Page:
Atheism has been a part of India for centuries, with some prominent schools of Indian philosophy exercising and propagating it, but it is become of more relevance today than ever before as it has spread to the mainstream population. According to the Merriam-Webster dictionary, atheism is ‘a lack of belief or a strong disbelief in the existence of a god or any gods’. Leaders like Periyar E V Ramasamy, Bhagat Singh and Ram Manohar Lohia were very vocal about their atheism. There are no specific laws dealing with atheism but Article 25 of the constitution provides for “freedom of conscience”.

Atheist Certificate High Court Chandigarh
Atheist Certificate High Court Chandigarh

Recently, a petition was filed by Ravi Kumar ‘Atheist’, who resides in Tohana, Fatehabad (in Haryana) for the issuance of a certificate declaring him an atheist. But the High Court for the states of Punjab and Haryana in Chandigarh recently held that no certificate would be issued by law to a person claiming to be an atheist for the declaration of the same, i.e. no certificate declaring a person ‘atheist’ (not believing in any caste, religion or god) can be asked for from the court of law.

Facts of the Case
Ravi Kumar, who had already engaged in a lengthy legal battle to use ‘atheist’ as his last name, insisted on being issued a ‘no caste, no religion, no caste’ certificate by the Fatehabad district administration in April this year. He was issued a certificate by the naib tehsildar that declared him an ‘atheist’, but the same was cancelled by the district authorities, after which Ravi Kumar filed a petition against it in the High Court.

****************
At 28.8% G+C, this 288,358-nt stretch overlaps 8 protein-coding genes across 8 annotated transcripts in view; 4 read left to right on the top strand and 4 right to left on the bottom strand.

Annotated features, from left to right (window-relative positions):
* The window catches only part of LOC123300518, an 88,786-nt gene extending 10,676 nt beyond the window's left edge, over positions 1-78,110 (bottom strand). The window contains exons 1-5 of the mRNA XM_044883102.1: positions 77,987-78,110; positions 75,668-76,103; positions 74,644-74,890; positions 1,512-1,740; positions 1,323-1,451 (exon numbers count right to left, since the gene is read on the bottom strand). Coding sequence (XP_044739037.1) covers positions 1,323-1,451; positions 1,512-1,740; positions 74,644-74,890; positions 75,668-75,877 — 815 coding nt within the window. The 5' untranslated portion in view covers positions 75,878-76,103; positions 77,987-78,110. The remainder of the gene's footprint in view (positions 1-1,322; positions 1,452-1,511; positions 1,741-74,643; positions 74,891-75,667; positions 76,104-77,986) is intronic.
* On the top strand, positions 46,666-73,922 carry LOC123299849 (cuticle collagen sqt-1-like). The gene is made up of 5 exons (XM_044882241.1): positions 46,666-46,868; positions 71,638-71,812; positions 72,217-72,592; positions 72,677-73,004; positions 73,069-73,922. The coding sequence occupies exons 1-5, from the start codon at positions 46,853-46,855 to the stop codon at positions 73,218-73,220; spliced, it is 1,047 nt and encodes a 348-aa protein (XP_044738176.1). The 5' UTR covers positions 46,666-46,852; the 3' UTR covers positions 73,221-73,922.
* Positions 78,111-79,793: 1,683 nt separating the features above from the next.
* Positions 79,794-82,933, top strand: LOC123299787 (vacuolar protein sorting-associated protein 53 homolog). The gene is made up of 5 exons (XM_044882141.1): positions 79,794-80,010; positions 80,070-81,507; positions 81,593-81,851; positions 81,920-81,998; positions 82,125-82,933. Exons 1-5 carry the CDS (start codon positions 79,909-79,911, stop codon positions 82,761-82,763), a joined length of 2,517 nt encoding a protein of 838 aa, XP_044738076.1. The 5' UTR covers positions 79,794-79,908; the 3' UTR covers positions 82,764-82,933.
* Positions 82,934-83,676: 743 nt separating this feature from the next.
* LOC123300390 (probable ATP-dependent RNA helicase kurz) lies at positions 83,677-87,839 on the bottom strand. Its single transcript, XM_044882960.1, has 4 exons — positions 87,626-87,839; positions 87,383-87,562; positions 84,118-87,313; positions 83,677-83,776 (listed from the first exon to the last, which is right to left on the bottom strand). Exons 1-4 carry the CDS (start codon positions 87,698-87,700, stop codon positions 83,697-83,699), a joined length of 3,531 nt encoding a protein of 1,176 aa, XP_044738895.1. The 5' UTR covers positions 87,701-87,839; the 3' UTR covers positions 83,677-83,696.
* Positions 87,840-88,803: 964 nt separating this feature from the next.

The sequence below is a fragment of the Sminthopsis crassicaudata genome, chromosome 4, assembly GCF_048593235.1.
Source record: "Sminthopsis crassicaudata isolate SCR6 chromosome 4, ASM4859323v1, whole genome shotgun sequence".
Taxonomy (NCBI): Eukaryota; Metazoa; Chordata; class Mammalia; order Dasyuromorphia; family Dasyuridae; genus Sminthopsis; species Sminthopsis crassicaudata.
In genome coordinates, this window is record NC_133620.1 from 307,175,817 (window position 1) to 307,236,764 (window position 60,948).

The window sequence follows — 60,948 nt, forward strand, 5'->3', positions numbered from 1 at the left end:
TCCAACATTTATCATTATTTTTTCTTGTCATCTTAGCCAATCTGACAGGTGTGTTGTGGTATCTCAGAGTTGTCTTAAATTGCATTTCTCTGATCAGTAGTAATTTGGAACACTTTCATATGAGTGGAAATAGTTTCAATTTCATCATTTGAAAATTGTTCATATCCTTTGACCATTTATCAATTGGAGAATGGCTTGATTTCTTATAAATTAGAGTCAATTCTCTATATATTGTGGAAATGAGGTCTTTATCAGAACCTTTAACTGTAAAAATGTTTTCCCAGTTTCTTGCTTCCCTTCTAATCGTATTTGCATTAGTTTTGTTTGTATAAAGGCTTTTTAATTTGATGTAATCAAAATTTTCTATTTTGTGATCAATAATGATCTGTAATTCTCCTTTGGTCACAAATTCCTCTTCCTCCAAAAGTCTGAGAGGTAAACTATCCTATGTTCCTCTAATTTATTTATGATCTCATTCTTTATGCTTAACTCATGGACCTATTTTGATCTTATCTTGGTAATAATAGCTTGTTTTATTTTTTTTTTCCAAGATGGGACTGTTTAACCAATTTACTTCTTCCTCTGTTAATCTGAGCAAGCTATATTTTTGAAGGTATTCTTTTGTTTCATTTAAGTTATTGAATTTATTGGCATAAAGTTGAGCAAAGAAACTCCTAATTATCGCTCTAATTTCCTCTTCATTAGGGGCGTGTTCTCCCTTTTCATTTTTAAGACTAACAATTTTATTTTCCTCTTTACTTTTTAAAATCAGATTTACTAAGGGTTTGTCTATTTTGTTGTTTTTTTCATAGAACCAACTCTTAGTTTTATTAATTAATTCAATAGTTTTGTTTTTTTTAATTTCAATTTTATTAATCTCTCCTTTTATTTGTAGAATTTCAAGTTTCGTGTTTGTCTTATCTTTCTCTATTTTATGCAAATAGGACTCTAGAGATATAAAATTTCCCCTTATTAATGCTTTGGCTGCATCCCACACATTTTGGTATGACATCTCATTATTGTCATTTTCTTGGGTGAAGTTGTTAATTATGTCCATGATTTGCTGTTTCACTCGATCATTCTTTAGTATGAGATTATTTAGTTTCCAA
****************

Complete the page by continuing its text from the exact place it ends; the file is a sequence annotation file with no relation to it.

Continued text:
Justice Tejinder Singh Dhindsa dismissed his petition saying that the issuance of such a certificate is of no consequence even if it has been issued by the naib tehsildar. The honourable justice did not issue any directions on the issue but observed that Article 25 of the constitution of India ensured freedom of religion to an individual, which includes his freedom to not believe in any religion.

Article 25 of the constitution states that:

Freedom of conscience and free profession, practice and propagation of religion.

(1) Subject to public order, morality and health and to the other provisions of this Part, all persons are equally entitled to freedom of conscience and the right freely to profess, practise and propagate religion

(2) Nothing in this article shall affect the operation of any existing law or prevent the State from making any law
(a) regulating or restricting any economic, financial, political or other secular activity which may be associated with religious practice;
(b) providing for social welfare and reform or the throwing open of Hindu religious institutions of a public character to all classes and sections of Hindus Explanation I The wearing and carrying of kirpans shall be deemed to be included in the profession of the Sikh religion Explanation II In sub clause (b) of clause reference to Hindus shall be construed as including a reference to persons professing the Sikh, Jaina or Buddhist religion, and the reference to Hindu religious institutions shall be construed accordingly

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